Memory 1004 may include, but is not limited to, Dynamic Random Access Memory (DRAM), Static Random Access Memory (SRAM), Synchronized Dynamic Random Access Memory (SDRAM), or the like.

Chipset 1006 may include a memory controller and an input/output controller. Chipset 1006 may also include system clock support, power management support, audio support, graphics support, or the like. In one embodiment, chipset 1006 is coupled to a board that includes sockets for processor 1002 and memory 1004.

Components of computer system 1000 may be connected by various interconnects. Such interconnects may include a Peripheral Component Interconnect (PCI), a System Management bus (SMBUS), a Low Pin Count (LPC) bus, a Serial Peripheral Interface (SPI) bus, an Accelerated Graphics Port (AGP) interface, or the like.

I/O ports 1016 may include ports for a keyboard, a mouse, a display, a printer, a scanner, or the like. Embodiments of I/O ports 1016 include a Universal Serial Bus port, a Firewire port, a Video Graphics Array (VGA) port, a Personal System/2 (PS/2) port, or the like.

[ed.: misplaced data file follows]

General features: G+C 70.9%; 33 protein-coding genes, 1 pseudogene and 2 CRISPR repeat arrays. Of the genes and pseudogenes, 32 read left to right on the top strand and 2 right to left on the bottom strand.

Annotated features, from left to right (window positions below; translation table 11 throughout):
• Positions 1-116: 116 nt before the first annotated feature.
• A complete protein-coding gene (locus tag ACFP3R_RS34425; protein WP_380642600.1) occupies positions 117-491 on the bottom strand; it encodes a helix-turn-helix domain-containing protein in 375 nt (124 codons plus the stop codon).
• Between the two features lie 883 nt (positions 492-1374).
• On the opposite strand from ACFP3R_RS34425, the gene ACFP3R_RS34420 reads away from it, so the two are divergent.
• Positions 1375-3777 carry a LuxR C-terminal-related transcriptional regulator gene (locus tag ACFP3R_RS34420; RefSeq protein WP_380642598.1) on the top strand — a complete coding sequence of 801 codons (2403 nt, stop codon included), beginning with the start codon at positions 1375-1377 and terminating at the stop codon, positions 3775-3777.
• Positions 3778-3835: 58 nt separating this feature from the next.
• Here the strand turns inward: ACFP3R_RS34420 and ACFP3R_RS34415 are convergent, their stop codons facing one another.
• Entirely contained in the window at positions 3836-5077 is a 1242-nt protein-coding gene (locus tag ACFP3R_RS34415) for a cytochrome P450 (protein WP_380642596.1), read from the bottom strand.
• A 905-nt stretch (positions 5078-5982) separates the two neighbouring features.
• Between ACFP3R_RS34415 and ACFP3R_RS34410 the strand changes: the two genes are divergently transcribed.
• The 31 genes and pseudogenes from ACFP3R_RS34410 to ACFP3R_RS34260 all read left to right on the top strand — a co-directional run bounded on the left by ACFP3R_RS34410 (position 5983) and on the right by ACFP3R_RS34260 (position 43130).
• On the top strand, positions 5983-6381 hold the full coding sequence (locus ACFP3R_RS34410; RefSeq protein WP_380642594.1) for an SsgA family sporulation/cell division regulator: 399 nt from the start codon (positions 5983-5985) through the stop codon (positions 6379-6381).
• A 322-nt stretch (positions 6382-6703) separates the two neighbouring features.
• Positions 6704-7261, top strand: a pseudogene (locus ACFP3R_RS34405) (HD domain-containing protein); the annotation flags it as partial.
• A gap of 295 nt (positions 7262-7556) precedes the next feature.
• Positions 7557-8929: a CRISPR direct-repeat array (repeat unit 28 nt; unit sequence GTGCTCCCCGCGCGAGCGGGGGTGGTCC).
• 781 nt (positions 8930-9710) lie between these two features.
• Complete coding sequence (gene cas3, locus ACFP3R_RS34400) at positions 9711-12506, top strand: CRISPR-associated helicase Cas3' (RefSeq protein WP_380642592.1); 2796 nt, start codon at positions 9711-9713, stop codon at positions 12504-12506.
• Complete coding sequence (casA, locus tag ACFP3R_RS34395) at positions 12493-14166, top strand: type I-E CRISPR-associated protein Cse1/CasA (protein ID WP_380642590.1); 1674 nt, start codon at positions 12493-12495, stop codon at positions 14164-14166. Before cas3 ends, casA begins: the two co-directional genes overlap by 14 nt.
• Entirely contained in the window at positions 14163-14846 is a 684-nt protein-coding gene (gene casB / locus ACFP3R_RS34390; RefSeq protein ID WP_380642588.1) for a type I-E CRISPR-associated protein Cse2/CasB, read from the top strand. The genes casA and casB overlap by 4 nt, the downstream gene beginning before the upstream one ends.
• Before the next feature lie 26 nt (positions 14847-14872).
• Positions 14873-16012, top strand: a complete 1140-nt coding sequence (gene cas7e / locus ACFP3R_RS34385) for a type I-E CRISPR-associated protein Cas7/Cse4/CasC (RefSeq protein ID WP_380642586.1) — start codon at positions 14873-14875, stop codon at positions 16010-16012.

Processing device 522 may be coupled to computer system 1000 via I/O ports 1016. Computer system 1000 may have stored computer-readable instructions, in accordance with embodiments described herein, to allow a user to design application 510 using UIs described herein and automatically generate processing device code for processing device 522 using computer system 1000. This code may be compiled into a binary and loaded into NVS 524.

Computer system 1000 may interface to external systems through network interface 1014. Network interface 1014 may include, but is not limited to, a modem, a Network Interface Card (NIC), or other interfaces for coupling a computer system to other computer systems. A carrier wave signal 1023 may be received and transmitted by network interface 1014. In the embodiment illustrated in FIG. 10, carrier wave signal 1023 is used to interface computer system 1000 with a network 1024, such as a Local Area Network (LAN), a Wide Area Network (WAN), the Internet, or any combination thereof. In one embodiment, network 1024 is further coupled to a computer system 1025 such that computer system 1000 and computer system 1025 may communicate over network 1024.